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Industry Study
Name: Andres Cedeno

Enhancing BIM with Augmented & Virtual Reality

Building Information Modeling (BIM) is one of the latest technological improvements that has
taken over the construction industry. This is due the way BIM utilizes virtual reality and places it
to support every aspect of construction, i.e. design and planning, construction scheduling, 5D
BIM for cost estimation, energy efficiency in buildings and facility management is something we
may have never imagine some years ago.
Building information modeling is constantly taking over design, engineering, planning, quality
control and project delivery with its ability to illustrate construction projects in 3D. Only few
people are good at visualizing the result of 2D plans in 3D. Building information models show
them the way.
Nowadays, a new technology that seems to have come with a promise that will transform BIM
and improve the way construction industry visualizes buildings and accomplishes projects. BIM
and the building construction overall will get more intuitive, interactive and communicative.
The next movement is that of augmented reality (AR) and it is catching up with the construction
industry professionals and BIM specialists.
Some say AR is one of the most promising new technologies to be used on construction sites
today while others say its abilities are inflated and there’s no room for improvement. What is
known is that mobile app developers are helping the construction industry appreciate AR
technology as a new instrument for their purposes.
AR and Virtual Reality (VR) technologies are less likely to substitute than to complement CAD,
BIM, and the paper plans, Most people in the business are not so good at visualizing the intent of
the design and environment of projects, but with the usage of type of technologies it helps the
owners, constructors and architects communicate their vision for the building, in ways that
wasn’t possible in the past.

Designers and architects have for a long time depended on paper, physical representations, field
visits, and, more recently, digital tools to carry progress on a project.
Earlier this year, Autodesk confirmed plans to make 3D models created in a selection of its
software programs compatible with Microsoft's HoloLens augmented reality (AR) technology.
Microsoft used this augmented reality and came up with a way to create ‘a realistic, 3-D
environment’ with what can be called a break-through technology revolution.
Augmented Reality - As the name suggests, it’s a live, reproduced view of a physical, real-world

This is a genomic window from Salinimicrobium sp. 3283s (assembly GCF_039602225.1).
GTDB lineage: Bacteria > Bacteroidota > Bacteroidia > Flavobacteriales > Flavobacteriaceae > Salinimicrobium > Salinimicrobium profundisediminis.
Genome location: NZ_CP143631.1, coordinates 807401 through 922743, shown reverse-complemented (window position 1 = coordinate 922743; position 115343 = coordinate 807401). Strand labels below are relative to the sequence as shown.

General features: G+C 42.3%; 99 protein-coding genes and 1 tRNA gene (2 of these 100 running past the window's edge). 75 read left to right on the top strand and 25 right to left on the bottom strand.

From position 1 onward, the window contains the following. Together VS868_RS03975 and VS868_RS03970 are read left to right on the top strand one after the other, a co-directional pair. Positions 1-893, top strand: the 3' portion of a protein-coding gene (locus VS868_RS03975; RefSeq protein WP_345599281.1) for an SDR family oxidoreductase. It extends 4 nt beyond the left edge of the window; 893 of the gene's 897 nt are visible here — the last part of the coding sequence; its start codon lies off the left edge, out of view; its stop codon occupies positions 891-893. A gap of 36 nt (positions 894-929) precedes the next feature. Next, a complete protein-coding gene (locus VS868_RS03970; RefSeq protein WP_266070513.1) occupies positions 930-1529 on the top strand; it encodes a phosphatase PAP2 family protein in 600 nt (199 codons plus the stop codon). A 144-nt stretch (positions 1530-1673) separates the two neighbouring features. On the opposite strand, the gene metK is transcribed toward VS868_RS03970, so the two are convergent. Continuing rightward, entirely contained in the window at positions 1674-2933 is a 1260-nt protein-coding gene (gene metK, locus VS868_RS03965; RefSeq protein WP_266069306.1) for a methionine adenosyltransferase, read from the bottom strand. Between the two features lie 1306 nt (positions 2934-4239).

environment, where all the elements are augmented through computer-generated sensory input
and of use of 3d graphics.
Usage of the so called “Augmented Reality” has been improving and advancing over the last 4-5
years, from academic research into new practical usage of applications that can be used in the
A new application on the usage of AR is the latest beta-release of an AR mobile app called
The application effectively represents a Revit BIM model overlaid on 2D plans. The first thing
that comes into mind is the possibility of having a project team in a design review meeting
zooming in on the 3D BIM model with the ability to highlight different aspects of the project,
explode the model to expose details and discuss options.
This app allows users of Android and iOS mobile devices to view interactive 3D building models
rendered over paper plan files. The company says that users will experience “unprecedented
levels of project visualization and collaboration.”

SmartReality was designed for the construction and engineering industry and works with many
3D software programs, including Revit, the company says. It allows users to turn 2D plans into
interactive 3D models on a tablet or through a VR headset like the Oculus Rift VR and Epson's
Moverio BT-200 smart glasses.
There’s also a version of the app compatible with tablets that run Google’s Project Tango
scanning software and allows users to walk through a floor plan while the virtual model appears
around them.
Future plans include integrating Leap Motion software for the Oculus Rift VR, allowing gesture-
driven commands that let individuals wearing the headset visualize a design over a period of
time in a single sitting. “You can walk into a building and make a circle with your hands. It’ll
then step forward through the schedule so you can watch the building be built around you,”
The advent of wearable computers that can take augmented and virtual reality mobile may not be
quite as momentous as the first PCs or the internet, but it does combine those two breakthroughs
in a way that opens the door to communicating with holograms.

I think this idea as it is perfect for development of structural details, piping, mechanical design
and so on it’s really nice and useful idea.

Augmented and virtual reality are ready to change the way architects, owners, contractors sell
and manage projects, though much of the headset hardware capable of extending the technology
to project sites is still on development stages.

This new technology is very favorable towards construction productivity, AR uses computer-
generated objects to real-world backgrounds while VR engages users in a digital replication of a
real (or soon to be real) environment; but it comes with its challenges.

Questions for the future of this technology will be which gadgets people will use to interact with
AR visualizations—smartphones, tablets, virtual reality headsets like the Oculus Rift, wearables
like Google Glass, or something completely new.
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